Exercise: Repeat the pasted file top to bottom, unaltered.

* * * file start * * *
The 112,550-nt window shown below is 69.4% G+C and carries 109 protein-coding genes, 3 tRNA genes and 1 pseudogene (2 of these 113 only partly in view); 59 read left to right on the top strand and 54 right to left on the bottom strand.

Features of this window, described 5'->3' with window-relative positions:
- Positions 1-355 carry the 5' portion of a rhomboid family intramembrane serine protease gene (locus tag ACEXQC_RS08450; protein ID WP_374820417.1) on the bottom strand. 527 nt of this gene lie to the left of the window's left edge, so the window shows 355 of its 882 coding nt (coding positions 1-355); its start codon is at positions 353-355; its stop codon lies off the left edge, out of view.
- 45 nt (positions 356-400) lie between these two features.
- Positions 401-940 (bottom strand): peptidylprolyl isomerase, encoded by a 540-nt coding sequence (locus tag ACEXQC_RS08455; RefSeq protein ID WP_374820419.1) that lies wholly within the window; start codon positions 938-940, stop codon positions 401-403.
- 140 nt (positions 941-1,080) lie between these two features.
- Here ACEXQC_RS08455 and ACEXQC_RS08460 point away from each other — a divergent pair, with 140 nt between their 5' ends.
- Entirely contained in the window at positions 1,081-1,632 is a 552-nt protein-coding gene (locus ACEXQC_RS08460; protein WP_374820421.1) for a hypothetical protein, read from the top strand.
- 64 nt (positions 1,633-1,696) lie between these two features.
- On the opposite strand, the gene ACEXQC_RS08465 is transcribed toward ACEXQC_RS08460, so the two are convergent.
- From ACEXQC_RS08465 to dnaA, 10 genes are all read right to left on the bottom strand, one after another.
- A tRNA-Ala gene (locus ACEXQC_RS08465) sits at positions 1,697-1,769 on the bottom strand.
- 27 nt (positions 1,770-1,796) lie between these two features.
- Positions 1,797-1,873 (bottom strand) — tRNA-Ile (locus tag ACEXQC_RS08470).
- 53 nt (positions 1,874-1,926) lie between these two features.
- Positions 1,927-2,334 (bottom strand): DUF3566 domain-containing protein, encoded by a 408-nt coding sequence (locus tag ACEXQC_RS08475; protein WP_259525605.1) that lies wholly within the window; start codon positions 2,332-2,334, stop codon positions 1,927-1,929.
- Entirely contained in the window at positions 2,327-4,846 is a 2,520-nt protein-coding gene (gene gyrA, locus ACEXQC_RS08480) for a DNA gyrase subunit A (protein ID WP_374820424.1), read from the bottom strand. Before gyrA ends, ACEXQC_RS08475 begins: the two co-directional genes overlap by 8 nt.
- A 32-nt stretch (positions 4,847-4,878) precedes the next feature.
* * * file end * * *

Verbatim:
The 112,550-nt window shown below is 69.4% G+C and carries 109 protein-coding genes, 3 tRNA genes and 1 pseudogene (2 of these 113 only partly in view); 59 read left to right on the top strand and 54 right to left on the bottom strand.

Features of this window, described 5'->3' with window-relative positions:
- Positions 1-355 carry the 5' portion of a rhomboid family intramembrane serine protease gene (locus tag ACEXQC_RS08450; protein ID WP_374820417.1) on the bottom strand. 527 nt of this gene lie to the left of the window's left edge, so the window shows 355 of its 882 coding nt (coding positions 1-355); its start codon is at positions 353-355; its stop codon lies off the left edge, out of view.
- 45 nt (positions 356-400) lie between these two features.
- Positions 401-940 (bottom strand): peptidylprolyl isomerase, encoded by a 540-nt coding sequence (locus tag ACEXQC_RS08455; RefSeq protein ID WP_374820419.1) that lies wholly within the window; start codon positions 938-940, stop codon positions 401-403.
- 140 nt (positions 941-1,080) lie between these two features.
- Here ACEXQC_RS08455 and ACEXQC_RS08460 point away from each other — a divergent pair, with 140 nt between their 5' ends.
- Entirely contained in the window at positions 1,081-1,632 is a 552-nt protein-coding gene (locus ACEXQC_RS08460; protein WP_374820421.1) for a hypothetical protein, read from the top strand.
- 64 nt (positions 1,633-1,696) lie between these two features.
- On the opposite strand, the gene ACEXQC_RS08465 is transcribed toward ACEXQC_RS08460, so the two are convergent.
- From ACEXQC_RS08465 to dnaA, 10 genes are all read right to left on the bottom strand, one after another.
- A tRNA-Ala gene (locus ACEXQC_RS08465) sits at positions 1,697-1,769 on the bottom strand.
- 27 nt (positions 1,770-1,796) lie between these two features.
- Positions 1,797-1,873 (bottom strand) — tRNA-Ile (locus tag ACEXQC_RS08470).
- 53 nt (positions 1,874-1,926) lie between these two features.
- Positions 1,927-2,334 (bottom strand): DUF3566 domain-containing protein, encoded by a 408-nt coding sequence (locus tag ACEXQC_RS08475; protein WP_259525605.1) that lies wholly within the window; start codon positions 2,332-2,334, stop codon positions 1,927-1,929.
- Entirely contained in the window at positions 2,327-4,846 is a 2,520-nt protein-coding gene (gene gyrA, locus ACEXQC_RS08480) for a DNA gyrase subunit A (protein ID WP_374820424.1), read from the bottom strand. Before gyrA ends, ACEXQC_RS08475 begins: the two co-directional genes overlap by 8 nt.
- A 32-nt stretch (positions 4,847-4,878) precedes the next feature.